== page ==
The café-restaurant and the cinema provided recreation to the workers, while the library with the very explicit name Vrijzinnige Werkmansbibliotheek Leren Vereert (Liberal Workers’ Library Learning Ennobles) was there to develop their intellectual capacities. It was a library branch for the collection that had once been at the Garenmarkt and had later been moved to Ons Huis. The library branch itself moved in 1915, in the middle of the war, from the Bagattenstraat to the new Festivities Hall.


The grand opening was cancelled but the Festivities Hall remained open
The solemn inauguration of the Festivities Hall was scheduled for August 15th and 16th, 1914. Delegations of socialists from around the country and abroad were expected to attend. When the Germans invaded Belgium on August 4th however, the celebration was cancelled. From October on, Ghent was an occupied city. Its inhabitants were subjected to a harsh occupation regime. For many workers, the Festivities Hall was a place where they could temporarily escape the misery. The film screenings, for example, were very popular and visitors had to be turned down repeatedly because the hall was completely full. After a while, daily screenings were offered to accommodate the flow of people and the Groote Zaal – the upper hall in the back of the building – started being used as a movie theatre as well. During the official opening of the Groote Zaal, which took place during the war, Anseele held a moving speech in which he pointed out the role the Festivities Hall could play in bringing solace to the people. He also raised the audience‘s morale by talking about the glorious time which undoubtedly lay ahead for the building after the war.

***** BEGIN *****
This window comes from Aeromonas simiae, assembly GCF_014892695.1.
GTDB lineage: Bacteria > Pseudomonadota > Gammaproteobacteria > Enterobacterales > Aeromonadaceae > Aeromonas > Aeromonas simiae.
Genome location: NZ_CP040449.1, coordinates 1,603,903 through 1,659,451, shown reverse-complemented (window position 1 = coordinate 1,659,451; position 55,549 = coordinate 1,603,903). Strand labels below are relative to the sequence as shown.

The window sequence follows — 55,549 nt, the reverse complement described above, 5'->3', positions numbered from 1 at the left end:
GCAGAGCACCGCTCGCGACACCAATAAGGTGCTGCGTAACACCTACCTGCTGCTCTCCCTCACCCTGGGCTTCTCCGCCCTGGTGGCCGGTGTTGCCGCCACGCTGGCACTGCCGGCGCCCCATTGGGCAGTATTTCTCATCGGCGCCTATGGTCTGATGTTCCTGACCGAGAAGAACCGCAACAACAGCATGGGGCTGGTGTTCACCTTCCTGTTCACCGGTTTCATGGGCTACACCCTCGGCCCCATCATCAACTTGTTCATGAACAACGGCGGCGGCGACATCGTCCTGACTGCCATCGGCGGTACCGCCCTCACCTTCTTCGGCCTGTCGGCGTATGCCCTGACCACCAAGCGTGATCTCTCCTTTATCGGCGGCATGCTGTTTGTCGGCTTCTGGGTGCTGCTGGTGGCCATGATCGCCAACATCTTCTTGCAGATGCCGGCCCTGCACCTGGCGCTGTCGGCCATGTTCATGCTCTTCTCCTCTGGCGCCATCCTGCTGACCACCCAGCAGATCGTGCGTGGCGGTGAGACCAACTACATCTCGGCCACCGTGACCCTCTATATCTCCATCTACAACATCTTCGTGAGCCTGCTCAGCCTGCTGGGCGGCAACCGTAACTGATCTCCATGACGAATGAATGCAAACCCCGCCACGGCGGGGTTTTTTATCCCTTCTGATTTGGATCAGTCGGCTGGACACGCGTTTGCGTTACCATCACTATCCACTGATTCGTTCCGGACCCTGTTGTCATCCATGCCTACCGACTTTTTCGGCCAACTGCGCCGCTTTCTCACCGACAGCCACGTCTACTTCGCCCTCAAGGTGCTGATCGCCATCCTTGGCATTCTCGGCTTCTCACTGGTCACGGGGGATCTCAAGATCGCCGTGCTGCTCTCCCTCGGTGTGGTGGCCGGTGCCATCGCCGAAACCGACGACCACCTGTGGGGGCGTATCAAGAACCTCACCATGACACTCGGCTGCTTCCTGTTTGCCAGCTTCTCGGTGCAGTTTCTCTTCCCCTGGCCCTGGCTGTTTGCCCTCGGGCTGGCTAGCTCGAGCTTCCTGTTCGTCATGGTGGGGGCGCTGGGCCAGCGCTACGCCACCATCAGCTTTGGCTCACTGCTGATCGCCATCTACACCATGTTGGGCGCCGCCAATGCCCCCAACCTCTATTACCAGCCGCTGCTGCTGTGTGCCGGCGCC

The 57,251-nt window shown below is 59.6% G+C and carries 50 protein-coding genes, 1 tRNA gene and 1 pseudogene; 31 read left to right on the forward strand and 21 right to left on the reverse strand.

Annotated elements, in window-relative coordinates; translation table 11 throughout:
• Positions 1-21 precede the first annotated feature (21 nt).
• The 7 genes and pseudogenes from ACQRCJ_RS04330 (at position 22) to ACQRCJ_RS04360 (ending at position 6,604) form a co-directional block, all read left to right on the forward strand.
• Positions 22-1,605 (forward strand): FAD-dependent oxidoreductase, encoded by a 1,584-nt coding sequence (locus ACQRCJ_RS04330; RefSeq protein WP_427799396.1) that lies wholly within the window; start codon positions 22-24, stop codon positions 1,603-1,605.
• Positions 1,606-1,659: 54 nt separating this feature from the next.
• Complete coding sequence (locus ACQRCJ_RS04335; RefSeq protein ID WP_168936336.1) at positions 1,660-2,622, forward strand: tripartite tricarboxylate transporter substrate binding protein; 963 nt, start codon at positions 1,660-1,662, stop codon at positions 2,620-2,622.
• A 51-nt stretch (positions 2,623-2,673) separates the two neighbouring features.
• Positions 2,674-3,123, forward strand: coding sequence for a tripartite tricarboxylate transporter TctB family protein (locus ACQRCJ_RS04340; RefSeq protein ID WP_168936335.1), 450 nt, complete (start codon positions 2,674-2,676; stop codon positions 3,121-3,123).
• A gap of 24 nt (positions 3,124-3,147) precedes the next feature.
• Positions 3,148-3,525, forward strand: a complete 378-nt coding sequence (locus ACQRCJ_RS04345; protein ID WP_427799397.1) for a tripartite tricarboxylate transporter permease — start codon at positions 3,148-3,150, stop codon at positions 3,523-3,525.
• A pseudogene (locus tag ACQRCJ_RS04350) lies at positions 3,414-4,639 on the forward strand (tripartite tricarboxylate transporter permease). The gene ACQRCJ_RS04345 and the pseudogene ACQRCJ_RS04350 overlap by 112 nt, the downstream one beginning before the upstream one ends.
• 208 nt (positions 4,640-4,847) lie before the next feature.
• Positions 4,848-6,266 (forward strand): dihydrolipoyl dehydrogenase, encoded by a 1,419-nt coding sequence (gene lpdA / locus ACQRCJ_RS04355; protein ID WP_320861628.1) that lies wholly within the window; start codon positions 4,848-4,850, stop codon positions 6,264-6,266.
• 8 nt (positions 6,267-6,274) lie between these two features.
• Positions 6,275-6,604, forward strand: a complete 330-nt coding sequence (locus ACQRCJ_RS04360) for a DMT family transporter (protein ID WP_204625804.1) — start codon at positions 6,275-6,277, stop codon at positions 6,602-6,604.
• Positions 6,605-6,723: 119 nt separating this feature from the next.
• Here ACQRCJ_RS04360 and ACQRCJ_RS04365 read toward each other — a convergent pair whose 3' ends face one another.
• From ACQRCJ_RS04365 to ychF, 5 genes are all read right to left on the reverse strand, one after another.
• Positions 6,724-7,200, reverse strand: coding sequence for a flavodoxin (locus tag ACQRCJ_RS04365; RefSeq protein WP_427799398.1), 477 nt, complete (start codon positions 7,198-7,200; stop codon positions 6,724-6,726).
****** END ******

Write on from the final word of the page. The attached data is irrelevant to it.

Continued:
Occupation by the Germans
The café and restaurant kept operating normally during the war. The German soldiers who were stationed in Ghent often went there to eat. During the last year of the war the Germans requisitioned the Festivities Hall. They turned it into a Soldatenheim and apparently did quite some damage. During that time, the Ghent socialists reverted to meeting at Ons Huis or at the Festivities Hall in the Bagattenstraat.